• This class is much simpler than subprocess: it does just one thing.
  • You may want to pipe two commands in a fancier way

I wrote this because I needed to use Python to do some system automation and I needed something that acted like Perl and bash `` (in bash 2 you are supposed to do $(command) instead of `command` but it’s syntactical sugar).

In my strive to be compatible with standard MacOS system (which du use 2.3 by default) I forgot it existed module subprocess. So I wrote this simple class.

Even if in production you may prefer to use subprocess you can consider this an example of streams in Python. This is a very simple example. If you want to really pipe two processes, use module subprocess. If you want to make streams in a C++ fashion you can take inspiration by this code, but you may want to do it line based (but this ain’t no problem, in fact we are using properties, so you can do whatever you want with them — an example later).

Stream acts like a Mixin (thanks Dialtone!). It defines __rshift__ and __lshift__ (that become >> and


class Stream(object):
    def __rshift__(self, rho):
        if isinstance(rho, Stream):
            rho.input = self.out
            return rho
        else: 
            raise TypeError()

    def __lshift__(self, rho):
        if isinstance(rho, Stream):
            self.input = rho.out
            return self
        else: raise TypeError()
    

Remember: classes that subclass Stream must have an attribute named out and one named input. If you need something more complex, use properties to implicitly call functions every-time you access out or in. For example since I use lazy evaluation I do:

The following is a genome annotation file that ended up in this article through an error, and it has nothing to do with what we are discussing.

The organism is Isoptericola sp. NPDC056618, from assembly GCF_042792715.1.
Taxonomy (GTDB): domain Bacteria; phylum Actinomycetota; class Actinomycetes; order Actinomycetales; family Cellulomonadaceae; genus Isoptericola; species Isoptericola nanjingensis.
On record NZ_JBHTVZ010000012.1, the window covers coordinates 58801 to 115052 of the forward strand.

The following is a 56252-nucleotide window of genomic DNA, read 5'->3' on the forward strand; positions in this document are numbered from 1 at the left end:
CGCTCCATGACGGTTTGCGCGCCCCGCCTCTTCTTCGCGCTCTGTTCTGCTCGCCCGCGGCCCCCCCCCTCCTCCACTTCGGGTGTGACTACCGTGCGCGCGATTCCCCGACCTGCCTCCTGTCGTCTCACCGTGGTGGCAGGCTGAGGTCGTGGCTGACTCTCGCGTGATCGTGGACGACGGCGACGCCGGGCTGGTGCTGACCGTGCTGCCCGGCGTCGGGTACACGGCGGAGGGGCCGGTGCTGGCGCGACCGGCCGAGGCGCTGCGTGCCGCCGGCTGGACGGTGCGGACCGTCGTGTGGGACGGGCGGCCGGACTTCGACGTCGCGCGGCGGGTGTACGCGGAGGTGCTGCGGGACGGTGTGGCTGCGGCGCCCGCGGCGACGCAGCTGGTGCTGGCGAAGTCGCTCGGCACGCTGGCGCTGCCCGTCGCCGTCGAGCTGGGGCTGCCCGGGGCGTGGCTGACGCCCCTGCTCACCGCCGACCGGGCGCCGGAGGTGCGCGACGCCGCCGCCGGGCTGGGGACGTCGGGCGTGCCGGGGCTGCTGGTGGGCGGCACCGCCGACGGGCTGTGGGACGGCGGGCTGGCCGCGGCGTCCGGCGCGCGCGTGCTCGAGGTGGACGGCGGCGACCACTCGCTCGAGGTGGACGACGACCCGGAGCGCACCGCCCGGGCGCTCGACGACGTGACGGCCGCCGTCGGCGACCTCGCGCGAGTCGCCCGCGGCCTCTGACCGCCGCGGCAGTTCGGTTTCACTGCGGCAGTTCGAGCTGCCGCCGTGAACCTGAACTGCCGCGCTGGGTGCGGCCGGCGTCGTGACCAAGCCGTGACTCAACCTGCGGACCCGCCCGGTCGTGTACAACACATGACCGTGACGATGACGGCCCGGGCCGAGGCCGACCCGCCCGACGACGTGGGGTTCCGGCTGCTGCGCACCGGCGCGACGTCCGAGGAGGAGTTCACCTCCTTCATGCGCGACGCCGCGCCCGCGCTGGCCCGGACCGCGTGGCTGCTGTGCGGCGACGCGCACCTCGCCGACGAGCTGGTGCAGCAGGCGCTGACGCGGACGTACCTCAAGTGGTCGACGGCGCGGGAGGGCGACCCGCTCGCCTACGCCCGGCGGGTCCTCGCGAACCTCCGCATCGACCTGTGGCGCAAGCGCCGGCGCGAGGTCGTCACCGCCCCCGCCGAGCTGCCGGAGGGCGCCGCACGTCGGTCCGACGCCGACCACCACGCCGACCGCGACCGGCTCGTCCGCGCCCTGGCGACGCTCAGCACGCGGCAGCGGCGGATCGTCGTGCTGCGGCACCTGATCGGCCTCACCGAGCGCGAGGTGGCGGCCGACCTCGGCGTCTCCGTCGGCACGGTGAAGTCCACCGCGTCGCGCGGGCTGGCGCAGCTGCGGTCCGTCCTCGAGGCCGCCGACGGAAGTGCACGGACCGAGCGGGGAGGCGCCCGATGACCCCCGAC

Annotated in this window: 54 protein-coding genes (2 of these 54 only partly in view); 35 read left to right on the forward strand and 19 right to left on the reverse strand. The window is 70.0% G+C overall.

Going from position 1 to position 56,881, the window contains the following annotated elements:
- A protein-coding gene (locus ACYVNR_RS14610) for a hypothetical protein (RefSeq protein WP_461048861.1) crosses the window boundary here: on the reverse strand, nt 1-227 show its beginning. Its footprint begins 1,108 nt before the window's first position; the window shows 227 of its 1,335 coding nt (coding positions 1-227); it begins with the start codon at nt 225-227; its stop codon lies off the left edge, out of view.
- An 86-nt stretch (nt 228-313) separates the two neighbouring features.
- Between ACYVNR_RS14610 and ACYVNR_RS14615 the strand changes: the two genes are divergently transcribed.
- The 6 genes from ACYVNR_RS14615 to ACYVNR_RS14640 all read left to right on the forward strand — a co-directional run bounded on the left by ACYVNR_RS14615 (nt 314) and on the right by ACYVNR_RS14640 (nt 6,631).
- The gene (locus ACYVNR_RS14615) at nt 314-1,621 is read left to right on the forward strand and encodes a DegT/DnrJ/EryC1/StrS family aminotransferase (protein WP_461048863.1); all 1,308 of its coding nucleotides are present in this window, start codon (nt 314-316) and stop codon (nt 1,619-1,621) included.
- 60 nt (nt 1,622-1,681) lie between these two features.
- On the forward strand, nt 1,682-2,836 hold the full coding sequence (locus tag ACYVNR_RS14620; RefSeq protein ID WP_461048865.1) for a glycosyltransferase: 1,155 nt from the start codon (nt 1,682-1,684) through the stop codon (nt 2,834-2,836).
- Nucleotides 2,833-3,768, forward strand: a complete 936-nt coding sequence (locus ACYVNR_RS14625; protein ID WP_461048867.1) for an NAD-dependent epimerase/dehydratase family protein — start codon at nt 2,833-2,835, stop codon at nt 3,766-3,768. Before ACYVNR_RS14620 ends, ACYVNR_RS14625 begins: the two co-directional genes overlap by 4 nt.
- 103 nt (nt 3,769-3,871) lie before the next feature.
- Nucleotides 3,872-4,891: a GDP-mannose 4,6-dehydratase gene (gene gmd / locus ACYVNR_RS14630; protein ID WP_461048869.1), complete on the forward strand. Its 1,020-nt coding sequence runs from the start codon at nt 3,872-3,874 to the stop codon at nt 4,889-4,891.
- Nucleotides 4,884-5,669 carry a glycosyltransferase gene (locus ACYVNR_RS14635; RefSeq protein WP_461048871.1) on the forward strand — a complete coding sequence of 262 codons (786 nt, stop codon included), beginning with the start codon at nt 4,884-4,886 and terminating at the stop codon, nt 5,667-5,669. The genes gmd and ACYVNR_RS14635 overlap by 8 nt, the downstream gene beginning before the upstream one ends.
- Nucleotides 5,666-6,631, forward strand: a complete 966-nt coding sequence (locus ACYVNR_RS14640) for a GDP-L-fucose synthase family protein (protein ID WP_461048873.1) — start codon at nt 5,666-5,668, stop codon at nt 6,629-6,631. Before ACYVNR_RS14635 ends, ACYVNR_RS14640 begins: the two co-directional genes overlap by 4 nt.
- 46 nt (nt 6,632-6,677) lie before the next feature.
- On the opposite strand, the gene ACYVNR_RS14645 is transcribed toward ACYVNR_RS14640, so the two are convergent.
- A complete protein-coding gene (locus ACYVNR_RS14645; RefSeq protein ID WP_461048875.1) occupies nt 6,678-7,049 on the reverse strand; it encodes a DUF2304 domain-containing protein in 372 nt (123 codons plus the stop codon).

input = property(fset=set_input, fget=get_input)
    out = property(fget=get_out)
    err = property(fget=get_err)

Now have a look at the whole code:


import os

class Stream(object):
    def __rshift__(self, rho):
        if isinstance(rho, Stream):
            rho.input = self.out
            return rho
        else: 
            raise TypeError()

    def __lshift__(self, rho):
        if isinstance(rho, Stream):
            self.input = rho.out
            return self
        else: raise TypeError()

class Execute(Stream):
    def __init__(self, command, *kargs, **prefs):
        self._commandString = ' '.join((command,) + kargs)
        self.has_run = False

    def _lazy_run(self):
        if self.has_run: return
        self.has_run = True
        (self.sin, self.sout, self.serr) = os.popen3(self._commandString)
        self.sin.write(self.input)
        self.sin.close()        
        self.out_list = list([line.strip() for line in self.sout])
        self.err_list = list([line.strip() for line in self.serr])

    def run(self):
        self._lazy_run()
        return self

    def _make_string(self, which):
        self._lazy_run()
        if hasattr(self, "%s_string" % which):
            return
        setattr(self, "%s_string" % which, 
                    '\n'.join(getattr(self, "%s_list"% which)))

    def set_input(self, s):
        if hasattr(self, "input"):
            self.input_ = "%s%s" % (self.input, str(s))
        else:
            self.input_ = str(s)